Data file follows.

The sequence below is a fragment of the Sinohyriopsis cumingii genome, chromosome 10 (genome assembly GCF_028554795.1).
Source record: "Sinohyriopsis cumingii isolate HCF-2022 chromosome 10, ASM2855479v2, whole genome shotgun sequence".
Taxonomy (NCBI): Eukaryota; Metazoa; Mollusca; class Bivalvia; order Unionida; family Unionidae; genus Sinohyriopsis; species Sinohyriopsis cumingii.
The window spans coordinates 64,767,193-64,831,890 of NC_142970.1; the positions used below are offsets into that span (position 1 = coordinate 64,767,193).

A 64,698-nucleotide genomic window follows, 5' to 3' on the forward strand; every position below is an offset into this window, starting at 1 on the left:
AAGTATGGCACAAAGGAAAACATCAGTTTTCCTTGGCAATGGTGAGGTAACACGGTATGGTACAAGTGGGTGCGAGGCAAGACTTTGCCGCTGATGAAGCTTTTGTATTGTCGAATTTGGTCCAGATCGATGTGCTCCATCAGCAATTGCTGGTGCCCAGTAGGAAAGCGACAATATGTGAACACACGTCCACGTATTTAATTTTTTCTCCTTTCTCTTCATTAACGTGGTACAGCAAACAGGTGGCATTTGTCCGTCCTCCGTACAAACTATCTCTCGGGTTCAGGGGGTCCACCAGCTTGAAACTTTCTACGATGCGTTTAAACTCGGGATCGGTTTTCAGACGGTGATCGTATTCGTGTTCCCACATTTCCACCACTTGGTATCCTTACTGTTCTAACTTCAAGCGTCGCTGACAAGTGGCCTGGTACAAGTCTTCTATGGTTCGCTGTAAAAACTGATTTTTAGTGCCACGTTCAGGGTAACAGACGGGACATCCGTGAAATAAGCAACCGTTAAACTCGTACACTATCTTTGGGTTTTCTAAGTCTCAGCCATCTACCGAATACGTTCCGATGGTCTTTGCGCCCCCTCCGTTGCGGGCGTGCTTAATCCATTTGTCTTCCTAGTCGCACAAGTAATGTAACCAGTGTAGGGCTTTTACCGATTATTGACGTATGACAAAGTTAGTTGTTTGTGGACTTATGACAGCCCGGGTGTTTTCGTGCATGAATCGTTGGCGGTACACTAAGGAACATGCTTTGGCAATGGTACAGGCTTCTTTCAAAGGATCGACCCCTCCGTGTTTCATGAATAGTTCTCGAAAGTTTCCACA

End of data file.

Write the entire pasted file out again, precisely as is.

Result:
The sequence below is a fragment of the Sinohyriopsis cumingii genome, chromosome 10 (genome assembly GCF_028554795.1).
Source record: "Sinohyriopsis cumingii isolate HCF-2022 chromosome 10, ASM2855479v2, whole genome shotgun sequence".
Taxonomy (NCBI): Eukaryota; Metazoa; Mollusca; class Bivalvia; order Unionida; family Unionidae; genus Sinohyriopsis; species Sinohyriopsis cumingii.
The window spans coordinates 64,767,193-64,831,890 of NC_142970.1; the positions used below are offsets into that span (position 1 = coordinate 64,767,193).

A 64,698-nucleotide genomic window follows, 5' to 3' on the forward strand; every position below is an offset into this window, starting at 1 on the left:
AAGTATGGCACAAAGGAAAACATCAGTTTTCCTTGGCAATGGTGAGGTAACACGGTATGGTACAAGTGGGTGCGAGGCAAGACTTTGCCGCTGATGAAGCTTTTGTATTGTCGAATTTGGTCCAGATCGATGTGCTCCATCAGCAATTGCTGGTGCCCAGTAGGAAAGCGACAATATGTGAACACACGTCCACGTATTTAATTTTTTCTCCTTTCTCTTCATTAACGTGGTACAGCAAACAGGTGGCATTTGTCCGTCCTCCGTACAAACTATCTCTCGGGTTCAGGGGGTCCACCAGCTTGAAACTTTCTACGATGCGTTTAAACTCGGGATCGGTTTTCAGACGGTGATCGTATTCGTGTTCCCACATTTCCACCACTTGGTATCCTTACTGTTCTAACTTCAAGCGTCGCTGACAAGTGGCCTGGTACAAGTCTTCTATGGTTCGCTGTAAAAACTGATTTTTAGTGCCACGTTCAGGGTAACAGACGGGACATCCGTGAAATAAGCAACCGTTAAACTCGTACACTATCTTTGGGTTTTCTAAGTCTCAGCCATCTACCGAATACGTTCCGATGGTCTTTGCGCCCCCTCCGTTGCGGGCGTGCTTAATCCATTTGTCTTCCTAGTCGCACAAGTAATGTAACCAGTGTAGGGCTTTTACCGATTATTGACGTATGACAAAGTTAGTTGTTTGTGGACTTATGACAGCCCGGGTGTTTTCGTGCATGAATCGTTGGCGGTACACTAAGGAACATGCTTTGGCAATGGTACAGGCTTCTTTCAAAGGATCGACCCCTCCGTGTTTCATGAATAGTTCTCGAAAGTTTCCACA